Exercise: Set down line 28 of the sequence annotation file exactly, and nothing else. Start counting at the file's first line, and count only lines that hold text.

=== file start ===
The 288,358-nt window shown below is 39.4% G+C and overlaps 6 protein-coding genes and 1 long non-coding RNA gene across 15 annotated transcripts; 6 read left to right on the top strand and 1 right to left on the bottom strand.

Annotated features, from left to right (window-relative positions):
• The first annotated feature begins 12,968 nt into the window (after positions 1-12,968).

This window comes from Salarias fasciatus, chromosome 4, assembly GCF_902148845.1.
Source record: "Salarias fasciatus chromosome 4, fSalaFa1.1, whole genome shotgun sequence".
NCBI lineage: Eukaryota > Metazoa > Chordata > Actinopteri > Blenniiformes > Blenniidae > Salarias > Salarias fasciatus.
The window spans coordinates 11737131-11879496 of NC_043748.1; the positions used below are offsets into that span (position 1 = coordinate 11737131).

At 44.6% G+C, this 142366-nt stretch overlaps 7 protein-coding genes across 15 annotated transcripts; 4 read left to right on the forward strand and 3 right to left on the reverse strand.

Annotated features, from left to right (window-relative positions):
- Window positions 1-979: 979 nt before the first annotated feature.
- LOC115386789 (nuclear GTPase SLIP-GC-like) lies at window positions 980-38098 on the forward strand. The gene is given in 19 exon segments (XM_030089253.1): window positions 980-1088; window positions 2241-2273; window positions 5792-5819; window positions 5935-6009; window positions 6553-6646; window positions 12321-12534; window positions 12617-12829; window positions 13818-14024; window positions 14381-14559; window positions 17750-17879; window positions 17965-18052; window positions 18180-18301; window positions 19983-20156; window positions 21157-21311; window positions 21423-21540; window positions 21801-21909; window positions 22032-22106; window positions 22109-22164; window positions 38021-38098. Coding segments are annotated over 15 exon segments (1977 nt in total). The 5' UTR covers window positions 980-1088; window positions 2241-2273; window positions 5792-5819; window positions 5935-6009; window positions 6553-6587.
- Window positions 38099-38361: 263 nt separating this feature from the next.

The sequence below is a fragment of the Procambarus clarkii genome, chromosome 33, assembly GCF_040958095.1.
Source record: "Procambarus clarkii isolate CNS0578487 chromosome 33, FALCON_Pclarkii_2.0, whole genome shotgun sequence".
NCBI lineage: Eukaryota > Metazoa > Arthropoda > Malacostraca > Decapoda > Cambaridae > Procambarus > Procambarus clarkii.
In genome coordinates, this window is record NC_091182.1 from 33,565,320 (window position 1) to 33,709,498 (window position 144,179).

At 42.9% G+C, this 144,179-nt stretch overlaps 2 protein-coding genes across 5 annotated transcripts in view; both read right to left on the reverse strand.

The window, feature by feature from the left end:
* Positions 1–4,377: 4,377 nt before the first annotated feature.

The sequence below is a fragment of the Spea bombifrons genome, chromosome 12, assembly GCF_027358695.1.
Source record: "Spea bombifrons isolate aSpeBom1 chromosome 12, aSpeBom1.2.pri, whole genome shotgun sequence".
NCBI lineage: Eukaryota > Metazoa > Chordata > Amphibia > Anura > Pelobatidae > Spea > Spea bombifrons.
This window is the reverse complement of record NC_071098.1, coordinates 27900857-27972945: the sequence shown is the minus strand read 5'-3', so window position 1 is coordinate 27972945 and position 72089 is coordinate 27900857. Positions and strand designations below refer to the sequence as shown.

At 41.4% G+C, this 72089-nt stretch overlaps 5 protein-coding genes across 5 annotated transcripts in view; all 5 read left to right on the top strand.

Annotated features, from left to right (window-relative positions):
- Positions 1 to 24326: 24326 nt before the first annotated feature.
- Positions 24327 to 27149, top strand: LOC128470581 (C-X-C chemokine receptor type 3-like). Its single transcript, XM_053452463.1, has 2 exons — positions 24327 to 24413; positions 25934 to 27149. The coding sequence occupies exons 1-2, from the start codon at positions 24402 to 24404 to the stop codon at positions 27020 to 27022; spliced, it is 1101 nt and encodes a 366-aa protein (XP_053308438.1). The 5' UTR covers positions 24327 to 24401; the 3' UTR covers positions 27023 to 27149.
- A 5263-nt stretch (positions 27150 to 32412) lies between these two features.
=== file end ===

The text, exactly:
- A 5263-nt stretch (positions 27150 to 32412) lies between these two features.